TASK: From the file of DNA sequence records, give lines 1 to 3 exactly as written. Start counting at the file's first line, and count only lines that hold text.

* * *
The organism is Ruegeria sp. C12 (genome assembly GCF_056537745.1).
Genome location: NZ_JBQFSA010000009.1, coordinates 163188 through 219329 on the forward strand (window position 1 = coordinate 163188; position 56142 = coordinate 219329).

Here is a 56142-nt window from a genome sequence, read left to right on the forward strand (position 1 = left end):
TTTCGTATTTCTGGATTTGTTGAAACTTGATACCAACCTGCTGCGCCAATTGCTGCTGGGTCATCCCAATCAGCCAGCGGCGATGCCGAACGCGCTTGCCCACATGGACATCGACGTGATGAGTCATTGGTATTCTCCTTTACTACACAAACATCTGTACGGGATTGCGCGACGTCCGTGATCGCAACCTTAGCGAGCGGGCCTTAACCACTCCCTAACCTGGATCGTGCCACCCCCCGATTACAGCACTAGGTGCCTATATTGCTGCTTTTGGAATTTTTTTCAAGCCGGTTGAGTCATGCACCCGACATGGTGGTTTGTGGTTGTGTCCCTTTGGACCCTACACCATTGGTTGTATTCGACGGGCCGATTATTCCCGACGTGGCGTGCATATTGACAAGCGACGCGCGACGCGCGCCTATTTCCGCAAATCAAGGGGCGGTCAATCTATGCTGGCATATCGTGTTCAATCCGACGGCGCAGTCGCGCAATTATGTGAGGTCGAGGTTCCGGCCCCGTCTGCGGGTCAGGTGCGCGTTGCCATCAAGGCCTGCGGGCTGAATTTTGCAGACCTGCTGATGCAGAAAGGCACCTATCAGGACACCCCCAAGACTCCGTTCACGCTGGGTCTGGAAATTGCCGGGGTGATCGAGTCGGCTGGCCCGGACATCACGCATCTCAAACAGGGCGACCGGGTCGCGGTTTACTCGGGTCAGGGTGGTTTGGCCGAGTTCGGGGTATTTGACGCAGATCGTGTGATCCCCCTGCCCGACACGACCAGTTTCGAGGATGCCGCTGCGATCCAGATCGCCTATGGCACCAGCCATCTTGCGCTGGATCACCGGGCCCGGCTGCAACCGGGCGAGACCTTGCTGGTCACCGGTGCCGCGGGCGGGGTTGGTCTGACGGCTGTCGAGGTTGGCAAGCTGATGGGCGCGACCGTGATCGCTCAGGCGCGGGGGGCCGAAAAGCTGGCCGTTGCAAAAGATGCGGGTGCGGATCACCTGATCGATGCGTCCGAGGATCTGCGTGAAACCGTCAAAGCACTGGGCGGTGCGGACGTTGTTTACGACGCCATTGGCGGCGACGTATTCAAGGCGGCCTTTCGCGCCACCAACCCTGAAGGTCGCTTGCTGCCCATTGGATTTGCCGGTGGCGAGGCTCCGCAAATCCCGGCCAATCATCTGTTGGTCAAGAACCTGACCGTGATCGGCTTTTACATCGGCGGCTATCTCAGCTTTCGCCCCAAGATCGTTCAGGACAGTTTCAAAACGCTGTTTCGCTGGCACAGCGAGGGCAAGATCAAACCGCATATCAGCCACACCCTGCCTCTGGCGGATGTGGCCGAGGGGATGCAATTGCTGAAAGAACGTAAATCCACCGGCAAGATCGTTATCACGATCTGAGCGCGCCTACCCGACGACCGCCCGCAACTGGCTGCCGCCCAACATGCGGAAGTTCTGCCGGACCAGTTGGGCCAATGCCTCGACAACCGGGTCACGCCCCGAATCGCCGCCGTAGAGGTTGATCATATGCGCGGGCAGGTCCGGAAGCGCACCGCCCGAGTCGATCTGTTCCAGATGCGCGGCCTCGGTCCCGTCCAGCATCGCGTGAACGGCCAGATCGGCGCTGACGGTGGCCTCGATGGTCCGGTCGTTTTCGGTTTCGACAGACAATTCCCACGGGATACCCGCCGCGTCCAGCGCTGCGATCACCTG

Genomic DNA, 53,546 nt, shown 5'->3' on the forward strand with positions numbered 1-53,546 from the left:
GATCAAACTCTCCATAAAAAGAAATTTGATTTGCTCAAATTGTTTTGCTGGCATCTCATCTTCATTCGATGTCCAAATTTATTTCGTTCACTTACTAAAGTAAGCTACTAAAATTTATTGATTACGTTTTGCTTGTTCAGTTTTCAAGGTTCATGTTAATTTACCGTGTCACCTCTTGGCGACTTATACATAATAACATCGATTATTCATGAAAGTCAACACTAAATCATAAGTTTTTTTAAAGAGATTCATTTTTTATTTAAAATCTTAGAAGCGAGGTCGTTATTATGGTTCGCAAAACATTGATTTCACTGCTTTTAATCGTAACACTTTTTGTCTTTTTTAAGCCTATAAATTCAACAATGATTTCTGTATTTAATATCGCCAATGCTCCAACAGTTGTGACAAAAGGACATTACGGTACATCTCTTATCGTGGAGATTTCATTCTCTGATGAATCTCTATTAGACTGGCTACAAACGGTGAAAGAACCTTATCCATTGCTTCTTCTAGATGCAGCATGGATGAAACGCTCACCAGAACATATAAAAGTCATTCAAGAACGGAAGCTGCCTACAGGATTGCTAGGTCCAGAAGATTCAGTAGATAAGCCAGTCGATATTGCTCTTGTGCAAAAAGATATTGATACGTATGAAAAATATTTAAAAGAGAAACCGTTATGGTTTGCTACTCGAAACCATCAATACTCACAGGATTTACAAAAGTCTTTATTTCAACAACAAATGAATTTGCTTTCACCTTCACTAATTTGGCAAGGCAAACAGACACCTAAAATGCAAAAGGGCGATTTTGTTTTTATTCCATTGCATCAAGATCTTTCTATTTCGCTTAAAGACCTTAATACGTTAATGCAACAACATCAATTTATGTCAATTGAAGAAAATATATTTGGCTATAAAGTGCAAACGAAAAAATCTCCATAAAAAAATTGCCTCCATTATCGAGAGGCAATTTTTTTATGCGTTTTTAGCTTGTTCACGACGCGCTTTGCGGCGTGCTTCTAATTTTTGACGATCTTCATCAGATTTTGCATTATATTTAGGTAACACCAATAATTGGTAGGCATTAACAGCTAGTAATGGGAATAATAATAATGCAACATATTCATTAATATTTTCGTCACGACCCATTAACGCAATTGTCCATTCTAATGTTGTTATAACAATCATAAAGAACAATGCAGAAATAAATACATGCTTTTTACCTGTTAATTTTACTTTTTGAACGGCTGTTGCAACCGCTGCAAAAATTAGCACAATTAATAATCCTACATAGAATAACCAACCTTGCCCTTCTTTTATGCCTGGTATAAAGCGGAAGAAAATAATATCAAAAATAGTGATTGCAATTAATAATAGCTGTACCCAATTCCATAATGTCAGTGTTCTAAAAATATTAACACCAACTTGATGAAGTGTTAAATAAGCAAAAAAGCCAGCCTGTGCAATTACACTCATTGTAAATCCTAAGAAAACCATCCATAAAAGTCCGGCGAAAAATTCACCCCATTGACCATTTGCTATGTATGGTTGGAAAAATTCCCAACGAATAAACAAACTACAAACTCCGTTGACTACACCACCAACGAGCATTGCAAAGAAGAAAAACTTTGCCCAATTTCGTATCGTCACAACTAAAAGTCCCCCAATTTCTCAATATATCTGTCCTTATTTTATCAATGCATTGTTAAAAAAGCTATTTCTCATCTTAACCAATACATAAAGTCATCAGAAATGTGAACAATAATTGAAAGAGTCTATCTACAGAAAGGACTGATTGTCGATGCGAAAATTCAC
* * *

The organism is Ruegeria sp. C12 (genome assembly GCF_056537745.1).
Genome location: NZ_JBQFSA010000009.1, coordinates 163188 through 219329 on the forward strand (window position 1 = coordinate 163188; position 56142 = coordinate 219329).

Here is a 56142-nt window from a genome sequence, read left to right on the forward strand (position 1 = left end):